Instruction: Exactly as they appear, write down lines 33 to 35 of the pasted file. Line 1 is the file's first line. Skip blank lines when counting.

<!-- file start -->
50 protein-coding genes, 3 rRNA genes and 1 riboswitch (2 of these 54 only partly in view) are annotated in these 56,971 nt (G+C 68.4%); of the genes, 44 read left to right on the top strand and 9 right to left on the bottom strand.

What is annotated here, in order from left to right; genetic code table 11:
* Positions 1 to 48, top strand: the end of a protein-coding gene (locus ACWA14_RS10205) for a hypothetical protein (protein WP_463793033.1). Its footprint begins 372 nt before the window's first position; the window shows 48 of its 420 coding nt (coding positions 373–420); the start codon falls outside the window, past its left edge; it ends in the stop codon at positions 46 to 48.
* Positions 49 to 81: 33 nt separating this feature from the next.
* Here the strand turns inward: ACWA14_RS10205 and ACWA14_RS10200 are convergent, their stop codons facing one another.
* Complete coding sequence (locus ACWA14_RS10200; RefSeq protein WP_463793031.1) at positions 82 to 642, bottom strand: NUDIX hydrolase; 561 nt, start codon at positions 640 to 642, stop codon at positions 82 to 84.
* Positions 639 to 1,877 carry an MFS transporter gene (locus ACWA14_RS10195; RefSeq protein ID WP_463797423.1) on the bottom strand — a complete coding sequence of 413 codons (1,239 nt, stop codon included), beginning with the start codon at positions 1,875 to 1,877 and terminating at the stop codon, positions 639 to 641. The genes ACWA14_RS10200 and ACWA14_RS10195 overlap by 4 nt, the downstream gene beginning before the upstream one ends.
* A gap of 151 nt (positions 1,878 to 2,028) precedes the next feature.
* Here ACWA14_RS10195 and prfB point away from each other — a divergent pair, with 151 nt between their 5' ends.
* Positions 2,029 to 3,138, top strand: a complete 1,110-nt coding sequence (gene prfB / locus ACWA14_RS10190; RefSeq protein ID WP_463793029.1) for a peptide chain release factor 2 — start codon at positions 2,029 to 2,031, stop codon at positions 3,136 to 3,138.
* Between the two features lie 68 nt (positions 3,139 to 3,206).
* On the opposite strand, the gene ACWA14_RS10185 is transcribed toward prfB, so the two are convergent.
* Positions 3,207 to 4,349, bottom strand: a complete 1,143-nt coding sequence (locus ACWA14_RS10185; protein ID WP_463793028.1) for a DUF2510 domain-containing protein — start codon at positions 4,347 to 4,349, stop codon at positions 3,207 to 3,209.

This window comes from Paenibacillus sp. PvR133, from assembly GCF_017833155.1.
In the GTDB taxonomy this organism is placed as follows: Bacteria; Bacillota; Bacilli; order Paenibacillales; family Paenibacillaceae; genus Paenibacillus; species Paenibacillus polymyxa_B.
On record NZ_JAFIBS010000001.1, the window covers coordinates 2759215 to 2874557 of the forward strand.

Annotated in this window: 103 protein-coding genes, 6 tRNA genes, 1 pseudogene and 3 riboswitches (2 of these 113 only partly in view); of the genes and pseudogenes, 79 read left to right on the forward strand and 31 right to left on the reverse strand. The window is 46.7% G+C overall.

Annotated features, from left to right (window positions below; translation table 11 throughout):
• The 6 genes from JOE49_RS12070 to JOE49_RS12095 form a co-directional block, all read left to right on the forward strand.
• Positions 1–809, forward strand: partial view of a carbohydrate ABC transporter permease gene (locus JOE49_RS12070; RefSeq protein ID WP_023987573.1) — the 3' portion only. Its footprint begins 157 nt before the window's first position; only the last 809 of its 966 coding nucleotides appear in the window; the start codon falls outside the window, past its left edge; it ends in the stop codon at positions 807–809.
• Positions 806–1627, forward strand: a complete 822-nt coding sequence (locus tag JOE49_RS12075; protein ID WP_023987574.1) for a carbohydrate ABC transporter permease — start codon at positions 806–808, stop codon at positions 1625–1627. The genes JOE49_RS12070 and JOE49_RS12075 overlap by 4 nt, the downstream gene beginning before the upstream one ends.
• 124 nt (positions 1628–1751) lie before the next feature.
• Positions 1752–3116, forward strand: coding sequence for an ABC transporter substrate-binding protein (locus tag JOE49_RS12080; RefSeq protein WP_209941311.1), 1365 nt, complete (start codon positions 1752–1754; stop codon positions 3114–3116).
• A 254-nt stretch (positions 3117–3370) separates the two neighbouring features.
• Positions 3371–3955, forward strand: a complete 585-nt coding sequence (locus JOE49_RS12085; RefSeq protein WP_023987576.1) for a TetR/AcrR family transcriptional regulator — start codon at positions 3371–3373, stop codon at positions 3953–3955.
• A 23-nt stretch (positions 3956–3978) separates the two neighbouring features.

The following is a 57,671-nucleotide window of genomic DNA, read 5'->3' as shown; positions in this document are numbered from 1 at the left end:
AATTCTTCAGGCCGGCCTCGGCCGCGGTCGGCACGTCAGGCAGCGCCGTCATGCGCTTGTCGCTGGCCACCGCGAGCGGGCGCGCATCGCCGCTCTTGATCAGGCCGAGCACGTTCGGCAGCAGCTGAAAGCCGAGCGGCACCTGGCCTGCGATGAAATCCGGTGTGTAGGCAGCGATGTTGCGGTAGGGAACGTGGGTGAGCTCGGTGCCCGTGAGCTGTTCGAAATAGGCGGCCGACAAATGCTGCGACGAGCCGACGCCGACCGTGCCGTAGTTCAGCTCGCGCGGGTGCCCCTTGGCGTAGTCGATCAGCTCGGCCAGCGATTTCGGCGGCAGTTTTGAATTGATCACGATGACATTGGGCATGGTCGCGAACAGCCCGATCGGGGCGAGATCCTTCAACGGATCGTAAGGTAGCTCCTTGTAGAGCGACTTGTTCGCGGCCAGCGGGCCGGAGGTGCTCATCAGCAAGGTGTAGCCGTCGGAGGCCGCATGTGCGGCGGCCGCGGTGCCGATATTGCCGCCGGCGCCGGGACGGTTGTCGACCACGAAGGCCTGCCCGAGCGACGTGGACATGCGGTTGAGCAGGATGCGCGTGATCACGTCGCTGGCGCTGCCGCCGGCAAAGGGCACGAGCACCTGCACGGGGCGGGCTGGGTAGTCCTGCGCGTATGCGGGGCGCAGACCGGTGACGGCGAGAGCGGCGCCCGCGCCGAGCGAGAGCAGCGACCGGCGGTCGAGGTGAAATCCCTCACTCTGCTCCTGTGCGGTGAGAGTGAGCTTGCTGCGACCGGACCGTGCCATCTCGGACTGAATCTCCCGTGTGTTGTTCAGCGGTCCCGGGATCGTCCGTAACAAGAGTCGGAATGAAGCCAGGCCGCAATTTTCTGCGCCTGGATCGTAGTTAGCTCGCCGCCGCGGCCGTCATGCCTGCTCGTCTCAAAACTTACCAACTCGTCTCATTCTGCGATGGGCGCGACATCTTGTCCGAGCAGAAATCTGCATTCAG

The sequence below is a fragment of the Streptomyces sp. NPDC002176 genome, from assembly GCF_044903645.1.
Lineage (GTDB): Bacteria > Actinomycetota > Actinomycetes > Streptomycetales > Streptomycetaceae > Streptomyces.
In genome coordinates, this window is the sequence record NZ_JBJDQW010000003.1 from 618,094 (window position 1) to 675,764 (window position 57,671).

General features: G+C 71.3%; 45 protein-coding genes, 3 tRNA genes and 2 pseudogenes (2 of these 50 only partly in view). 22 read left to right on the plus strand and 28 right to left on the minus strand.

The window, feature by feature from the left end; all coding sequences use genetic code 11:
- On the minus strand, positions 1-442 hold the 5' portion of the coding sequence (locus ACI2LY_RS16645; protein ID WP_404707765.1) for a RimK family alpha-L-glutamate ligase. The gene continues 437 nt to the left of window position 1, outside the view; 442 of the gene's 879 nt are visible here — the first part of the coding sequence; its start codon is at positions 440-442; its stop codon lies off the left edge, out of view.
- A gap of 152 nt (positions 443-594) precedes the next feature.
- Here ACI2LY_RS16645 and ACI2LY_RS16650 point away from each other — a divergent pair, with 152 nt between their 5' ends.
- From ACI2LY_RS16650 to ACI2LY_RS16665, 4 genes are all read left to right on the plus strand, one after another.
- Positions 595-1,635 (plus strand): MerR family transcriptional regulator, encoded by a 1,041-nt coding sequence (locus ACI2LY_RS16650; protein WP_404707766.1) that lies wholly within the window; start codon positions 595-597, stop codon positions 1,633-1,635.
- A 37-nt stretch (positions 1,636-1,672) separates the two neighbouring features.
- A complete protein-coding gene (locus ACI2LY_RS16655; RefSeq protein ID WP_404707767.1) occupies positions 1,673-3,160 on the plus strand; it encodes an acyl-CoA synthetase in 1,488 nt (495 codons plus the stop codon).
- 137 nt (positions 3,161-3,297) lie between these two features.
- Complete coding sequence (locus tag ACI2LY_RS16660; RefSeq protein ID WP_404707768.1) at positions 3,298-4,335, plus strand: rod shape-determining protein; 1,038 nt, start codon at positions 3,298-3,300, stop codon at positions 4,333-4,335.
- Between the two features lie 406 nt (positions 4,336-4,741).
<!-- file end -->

The window, feature by feature from the left end; all coding sequences use genetic code 11:
- On the minus strand, positions 1-442 hold the 5' portion of the coding sequence (locus ACI2LY_RS16645; protein ID WP_404707765.1) for a RimK family alpha-L-glutamate ligase. The gene continues 437 nt to the left of window position 1, outside the view; 442 of the gene's 879 nt are visible here — the first part of the coding sequence; its start codon is at positions 440-442; its stop codon lies off the left edge, out of view.
- A gap of 152 nt (positions 443-594) precedes the next feature.